One day, back in 2009, we received an email from Muriah Umoquit and Peggy Tso as a response to our article on using diagrams as a research method published in 2009 in the International Journal of Research Method in Education(IJRME). The article discussed a potential problem when using such methodology. It seemed that Muriah, Peggy and we were grappling with the same problem. “Wow, someone actually read our paper!”, was our reaction.
After some introductory Skype calls, we hatched further plans to collaborate, refined our joint understandings about this methodology, and set out to publish further papers. One is just about to appear in a special issue of IJRME on Critical issues on Visual Methodologies and is entitled “Cultural-historical activity theory and ‘the visual’ in research: exploring the ontological consequences of the use of visual methods.” The other paper, due to editorial changes, has been delayed but we are equally excited about it, entitled “Diagrammatic elicitation: defining the use of diagrams in data collection”, which allowed us to work together on terminology hoping to promote an inter-disciplinary understanding of using diagramming in research. Muriah.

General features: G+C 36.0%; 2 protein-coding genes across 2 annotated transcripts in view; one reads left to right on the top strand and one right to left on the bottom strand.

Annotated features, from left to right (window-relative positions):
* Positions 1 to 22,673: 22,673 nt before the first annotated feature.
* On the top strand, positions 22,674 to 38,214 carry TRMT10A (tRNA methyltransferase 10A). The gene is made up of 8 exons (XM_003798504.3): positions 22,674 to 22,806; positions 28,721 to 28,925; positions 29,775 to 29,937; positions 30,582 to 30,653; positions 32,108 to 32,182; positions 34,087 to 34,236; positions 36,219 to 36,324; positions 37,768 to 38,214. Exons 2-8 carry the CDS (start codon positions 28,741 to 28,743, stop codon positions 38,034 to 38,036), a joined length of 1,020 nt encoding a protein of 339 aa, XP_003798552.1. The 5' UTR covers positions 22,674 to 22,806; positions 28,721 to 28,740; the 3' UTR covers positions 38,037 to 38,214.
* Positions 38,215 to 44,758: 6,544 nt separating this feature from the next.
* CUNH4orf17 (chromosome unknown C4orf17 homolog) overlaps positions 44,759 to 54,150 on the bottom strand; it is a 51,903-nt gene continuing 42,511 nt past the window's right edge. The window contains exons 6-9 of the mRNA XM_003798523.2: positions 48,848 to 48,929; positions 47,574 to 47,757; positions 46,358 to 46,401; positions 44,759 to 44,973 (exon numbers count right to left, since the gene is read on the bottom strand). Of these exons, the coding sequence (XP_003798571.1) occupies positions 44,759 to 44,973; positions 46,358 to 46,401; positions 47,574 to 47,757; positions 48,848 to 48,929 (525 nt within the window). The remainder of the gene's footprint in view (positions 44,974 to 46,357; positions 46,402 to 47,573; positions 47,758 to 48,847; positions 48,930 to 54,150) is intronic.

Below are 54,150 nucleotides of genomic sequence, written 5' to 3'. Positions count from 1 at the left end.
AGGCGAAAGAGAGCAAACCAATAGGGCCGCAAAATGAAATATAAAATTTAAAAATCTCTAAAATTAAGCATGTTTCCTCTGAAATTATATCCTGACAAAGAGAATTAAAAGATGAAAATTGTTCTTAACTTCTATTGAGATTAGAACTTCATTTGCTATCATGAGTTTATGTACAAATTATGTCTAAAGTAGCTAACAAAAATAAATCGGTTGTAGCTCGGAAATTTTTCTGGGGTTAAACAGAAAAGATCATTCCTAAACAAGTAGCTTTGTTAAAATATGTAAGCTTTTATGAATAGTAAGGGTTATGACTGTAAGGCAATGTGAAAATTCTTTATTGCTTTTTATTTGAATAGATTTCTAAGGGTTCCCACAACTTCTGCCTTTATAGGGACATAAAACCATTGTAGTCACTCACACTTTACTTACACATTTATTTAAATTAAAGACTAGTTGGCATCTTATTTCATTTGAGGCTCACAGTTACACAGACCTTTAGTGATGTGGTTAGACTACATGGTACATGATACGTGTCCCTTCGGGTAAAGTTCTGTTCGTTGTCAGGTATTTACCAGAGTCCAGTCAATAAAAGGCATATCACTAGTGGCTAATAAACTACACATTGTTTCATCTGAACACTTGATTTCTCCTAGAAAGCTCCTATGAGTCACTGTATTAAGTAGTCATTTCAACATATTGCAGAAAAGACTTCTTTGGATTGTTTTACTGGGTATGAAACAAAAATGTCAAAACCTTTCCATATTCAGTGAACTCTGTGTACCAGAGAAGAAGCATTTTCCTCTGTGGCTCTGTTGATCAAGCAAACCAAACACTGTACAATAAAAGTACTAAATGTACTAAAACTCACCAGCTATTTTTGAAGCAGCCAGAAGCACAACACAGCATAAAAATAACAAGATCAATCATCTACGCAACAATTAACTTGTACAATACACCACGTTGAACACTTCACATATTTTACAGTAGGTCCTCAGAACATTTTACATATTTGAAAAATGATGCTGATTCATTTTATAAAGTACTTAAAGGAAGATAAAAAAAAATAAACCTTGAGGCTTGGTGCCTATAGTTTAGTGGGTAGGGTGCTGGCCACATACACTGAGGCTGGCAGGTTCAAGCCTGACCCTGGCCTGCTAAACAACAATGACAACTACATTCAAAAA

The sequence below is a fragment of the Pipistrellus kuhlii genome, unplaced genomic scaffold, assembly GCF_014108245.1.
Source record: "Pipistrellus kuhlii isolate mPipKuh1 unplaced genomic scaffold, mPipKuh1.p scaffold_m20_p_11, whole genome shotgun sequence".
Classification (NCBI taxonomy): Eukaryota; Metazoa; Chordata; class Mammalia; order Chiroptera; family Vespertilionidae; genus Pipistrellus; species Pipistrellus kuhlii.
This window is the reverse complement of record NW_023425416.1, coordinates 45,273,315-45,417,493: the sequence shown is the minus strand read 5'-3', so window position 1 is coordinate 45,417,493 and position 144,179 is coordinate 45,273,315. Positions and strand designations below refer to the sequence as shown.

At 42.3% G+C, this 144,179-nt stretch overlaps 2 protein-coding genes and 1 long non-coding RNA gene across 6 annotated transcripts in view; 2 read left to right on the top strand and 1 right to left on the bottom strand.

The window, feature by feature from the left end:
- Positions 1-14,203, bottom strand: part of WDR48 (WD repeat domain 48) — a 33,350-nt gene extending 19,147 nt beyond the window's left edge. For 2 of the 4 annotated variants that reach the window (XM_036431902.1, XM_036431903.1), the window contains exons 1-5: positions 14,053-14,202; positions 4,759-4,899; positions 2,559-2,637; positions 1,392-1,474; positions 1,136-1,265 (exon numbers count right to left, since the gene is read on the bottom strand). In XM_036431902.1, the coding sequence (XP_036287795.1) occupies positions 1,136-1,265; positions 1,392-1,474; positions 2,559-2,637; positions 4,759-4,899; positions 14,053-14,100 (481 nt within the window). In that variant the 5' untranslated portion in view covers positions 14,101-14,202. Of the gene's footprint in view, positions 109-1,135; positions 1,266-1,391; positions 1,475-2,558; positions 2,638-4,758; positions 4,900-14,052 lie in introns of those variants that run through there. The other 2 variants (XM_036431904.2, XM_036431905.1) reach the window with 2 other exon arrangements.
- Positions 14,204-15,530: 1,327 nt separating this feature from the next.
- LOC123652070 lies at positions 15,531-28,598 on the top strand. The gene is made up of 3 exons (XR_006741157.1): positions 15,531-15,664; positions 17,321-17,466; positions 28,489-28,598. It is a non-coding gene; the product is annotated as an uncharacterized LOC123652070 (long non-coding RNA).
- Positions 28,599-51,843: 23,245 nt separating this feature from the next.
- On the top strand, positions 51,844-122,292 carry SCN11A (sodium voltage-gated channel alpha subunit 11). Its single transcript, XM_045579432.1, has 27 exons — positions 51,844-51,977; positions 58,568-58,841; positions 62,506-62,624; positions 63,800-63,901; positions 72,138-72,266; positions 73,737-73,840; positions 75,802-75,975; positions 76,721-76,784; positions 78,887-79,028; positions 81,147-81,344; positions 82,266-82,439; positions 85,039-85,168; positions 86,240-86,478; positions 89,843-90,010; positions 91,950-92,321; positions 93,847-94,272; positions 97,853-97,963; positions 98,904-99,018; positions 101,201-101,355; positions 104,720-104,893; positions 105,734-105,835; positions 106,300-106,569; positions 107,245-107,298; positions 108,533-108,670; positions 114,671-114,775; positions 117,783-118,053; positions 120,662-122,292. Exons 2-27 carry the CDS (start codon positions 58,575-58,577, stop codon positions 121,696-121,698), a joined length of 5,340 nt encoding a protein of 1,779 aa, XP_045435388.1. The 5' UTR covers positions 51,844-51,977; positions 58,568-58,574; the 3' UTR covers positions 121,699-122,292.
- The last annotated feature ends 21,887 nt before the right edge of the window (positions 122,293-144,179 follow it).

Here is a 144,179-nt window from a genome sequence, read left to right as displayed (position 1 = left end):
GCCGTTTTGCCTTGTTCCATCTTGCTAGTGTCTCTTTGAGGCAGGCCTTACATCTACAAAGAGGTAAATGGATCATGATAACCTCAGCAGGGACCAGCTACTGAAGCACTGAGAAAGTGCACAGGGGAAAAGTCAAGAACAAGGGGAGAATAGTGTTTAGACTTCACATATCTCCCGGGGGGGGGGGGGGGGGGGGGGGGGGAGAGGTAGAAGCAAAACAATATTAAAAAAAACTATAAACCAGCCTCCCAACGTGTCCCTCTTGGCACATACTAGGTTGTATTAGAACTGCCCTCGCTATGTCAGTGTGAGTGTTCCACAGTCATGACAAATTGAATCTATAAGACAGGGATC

Mark and I met up in Liverpool on 28th August 2012, just a week after, another joint (virtual co-) presentation at the 6th International Conference on Multimodality at which Tunde and Muriah presented on the use of digital pens for interview elicitation. We hatched further plans to collaborate. Why am I telling you this? Perhaps when you next read an article which resonates with your thinking or research, you can consider contacting the authors to start a discussion and perhaps a collaboration? You never know where it may take you; and who knows one day, someone will contact you who has read and appreciates your research!